Of all the lessons to be gleaned from the Bible, the one this Republican Congressman seems to have taken away is that it's OK to starve poor people if they don't have jobs.
During Tuesday's House Committee on Agriculture hearing on the Supplemental Nutrition Assistance Program — or SNAP, formerly known as food stamps, which provides benefits to help low-income individuals and families, senior citizens, and people with disabilities afford food — Rep. Jodey Arrington (R-Tex.) quoted the New Testament during a conversation about work requirements for unemployed adults receiving SNAP benefits, the Washington Post reported on Friday.
"There's also, in the scripture, that tells us, in 2 Thessalonians, Chapter 3:10, he says, 'For even when we were with you, we gave you this rule: If a man will not work, he shall not eat.' ... I think that every American, Republican or Democrat, wants to help the neediest among us, and I think it's a reasonable expectation that we have work requirements," Arrington said.
The Post reports that Arrington was responding to an expert witness at the hearing who had referenced the Old Testament to make a case for the importance of feeding the poor.
Arrington seemed to be using the quote to justify what he called the "reasonable" requirement of employment for adult SNAP recipients. But, as Joel Berg, CEO of the non-partisan nonprofit Hunger Free America, explained on Friday, Arrington's comment mischaracterize SNAP recipients.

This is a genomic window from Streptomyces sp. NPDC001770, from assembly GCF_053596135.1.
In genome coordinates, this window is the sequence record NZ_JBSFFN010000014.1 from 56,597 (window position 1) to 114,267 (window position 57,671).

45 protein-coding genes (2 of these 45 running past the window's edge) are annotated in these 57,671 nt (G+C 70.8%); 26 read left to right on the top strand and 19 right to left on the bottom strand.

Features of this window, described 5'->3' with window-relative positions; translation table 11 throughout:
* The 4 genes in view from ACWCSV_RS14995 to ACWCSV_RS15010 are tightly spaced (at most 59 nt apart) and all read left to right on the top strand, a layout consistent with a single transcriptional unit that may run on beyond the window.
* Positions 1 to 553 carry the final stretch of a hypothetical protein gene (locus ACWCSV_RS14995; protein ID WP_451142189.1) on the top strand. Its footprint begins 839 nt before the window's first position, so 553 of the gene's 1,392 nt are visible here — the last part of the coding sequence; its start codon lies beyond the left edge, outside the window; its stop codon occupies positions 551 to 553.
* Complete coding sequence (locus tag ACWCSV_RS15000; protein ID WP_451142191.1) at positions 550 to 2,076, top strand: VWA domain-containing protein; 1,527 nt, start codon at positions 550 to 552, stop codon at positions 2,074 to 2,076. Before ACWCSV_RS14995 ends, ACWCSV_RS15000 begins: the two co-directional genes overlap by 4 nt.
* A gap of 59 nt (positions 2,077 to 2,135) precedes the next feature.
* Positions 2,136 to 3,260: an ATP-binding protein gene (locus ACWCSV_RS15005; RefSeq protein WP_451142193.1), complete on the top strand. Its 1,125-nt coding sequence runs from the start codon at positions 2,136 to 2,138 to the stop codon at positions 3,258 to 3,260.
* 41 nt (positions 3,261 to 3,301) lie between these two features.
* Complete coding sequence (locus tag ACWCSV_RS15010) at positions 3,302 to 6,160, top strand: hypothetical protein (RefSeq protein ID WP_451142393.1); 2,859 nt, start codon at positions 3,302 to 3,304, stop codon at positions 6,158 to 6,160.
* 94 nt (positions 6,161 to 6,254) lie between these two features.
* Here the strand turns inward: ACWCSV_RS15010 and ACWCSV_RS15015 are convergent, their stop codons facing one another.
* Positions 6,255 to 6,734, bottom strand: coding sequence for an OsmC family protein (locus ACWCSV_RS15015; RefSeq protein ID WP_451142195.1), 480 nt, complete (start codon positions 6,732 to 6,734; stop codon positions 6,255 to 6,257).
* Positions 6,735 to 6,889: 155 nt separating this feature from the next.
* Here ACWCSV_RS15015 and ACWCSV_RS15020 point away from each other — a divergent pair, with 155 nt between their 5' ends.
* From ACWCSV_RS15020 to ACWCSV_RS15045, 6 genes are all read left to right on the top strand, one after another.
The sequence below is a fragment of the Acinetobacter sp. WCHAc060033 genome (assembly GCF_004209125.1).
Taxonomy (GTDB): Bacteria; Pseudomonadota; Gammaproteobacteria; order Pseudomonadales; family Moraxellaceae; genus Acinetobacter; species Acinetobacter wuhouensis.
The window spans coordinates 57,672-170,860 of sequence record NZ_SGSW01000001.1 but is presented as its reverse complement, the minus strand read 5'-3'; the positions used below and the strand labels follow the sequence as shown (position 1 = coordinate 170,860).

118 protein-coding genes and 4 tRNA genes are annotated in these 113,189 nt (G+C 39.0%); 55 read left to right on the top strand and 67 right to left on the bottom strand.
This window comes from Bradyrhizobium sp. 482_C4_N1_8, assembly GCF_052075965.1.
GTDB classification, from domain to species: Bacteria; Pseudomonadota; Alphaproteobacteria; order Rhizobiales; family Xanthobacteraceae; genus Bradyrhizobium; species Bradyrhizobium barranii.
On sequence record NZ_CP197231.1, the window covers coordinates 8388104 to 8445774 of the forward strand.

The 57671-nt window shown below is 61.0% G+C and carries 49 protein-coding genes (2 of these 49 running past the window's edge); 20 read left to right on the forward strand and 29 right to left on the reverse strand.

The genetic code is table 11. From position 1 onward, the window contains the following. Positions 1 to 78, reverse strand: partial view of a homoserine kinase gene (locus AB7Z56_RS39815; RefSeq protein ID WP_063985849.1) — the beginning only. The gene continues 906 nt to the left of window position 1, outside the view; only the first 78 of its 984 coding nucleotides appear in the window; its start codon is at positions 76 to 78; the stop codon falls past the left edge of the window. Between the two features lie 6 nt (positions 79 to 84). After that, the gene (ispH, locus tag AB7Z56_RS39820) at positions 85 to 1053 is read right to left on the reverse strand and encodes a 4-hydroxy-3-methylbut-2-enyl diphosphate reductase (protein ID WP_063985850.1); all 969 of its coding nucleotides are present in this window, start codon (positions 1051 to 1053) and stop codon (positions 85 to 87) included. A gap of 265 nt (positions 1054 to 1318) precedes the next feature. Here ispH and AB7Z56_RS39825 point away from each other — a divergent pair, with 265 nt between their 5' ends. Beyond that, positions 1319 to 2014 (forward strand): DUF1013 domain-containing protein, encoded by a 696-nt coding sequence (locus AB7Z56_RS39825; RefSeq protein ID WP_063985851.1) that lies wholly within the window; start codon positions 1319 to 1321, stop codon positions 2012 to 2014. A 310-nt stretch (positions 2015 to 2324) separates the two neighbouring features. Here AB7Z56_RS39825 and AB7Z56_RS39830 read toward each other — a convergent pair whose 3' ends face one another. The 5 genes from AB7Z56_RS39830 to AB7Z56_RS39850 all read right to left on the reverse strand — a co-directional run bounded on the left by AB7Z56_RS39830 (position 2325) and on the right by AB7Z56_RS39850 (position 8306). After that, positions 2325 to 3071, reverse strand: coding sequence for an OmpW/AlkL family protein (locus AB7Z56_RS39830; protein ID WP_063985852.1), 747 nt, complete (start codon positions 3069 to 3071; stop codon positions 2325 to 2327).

"The vast majority of people receiving SNAP are children, senior citizens, working parents and people with disabilities," Berg said. And, for the "small minority" of people on SNAP benefits who fall into the category of "able-bodied adults without dependents," there already are work requirements.
Most of those ABAWDs, as they're often called, are "temporarily unemployed," Berg said. But, he noted, it's also possible to be working and still not be able to afford enough food, which is the case for many in the U.S. In fact, according to Hunger Free America's research, in Arrington's home state of Texas, 1.485 million adults were part of the "working hungry": employed but still unable to afford sufficient food.
Imposing harsher work requirements on SNAP recipients would just have the opposite effect than its intention, Berg said. "The more harshly [work requirements] are implemented, the more people go hungry ... if you're hungry, it's going to be harder for you to get and keep a job."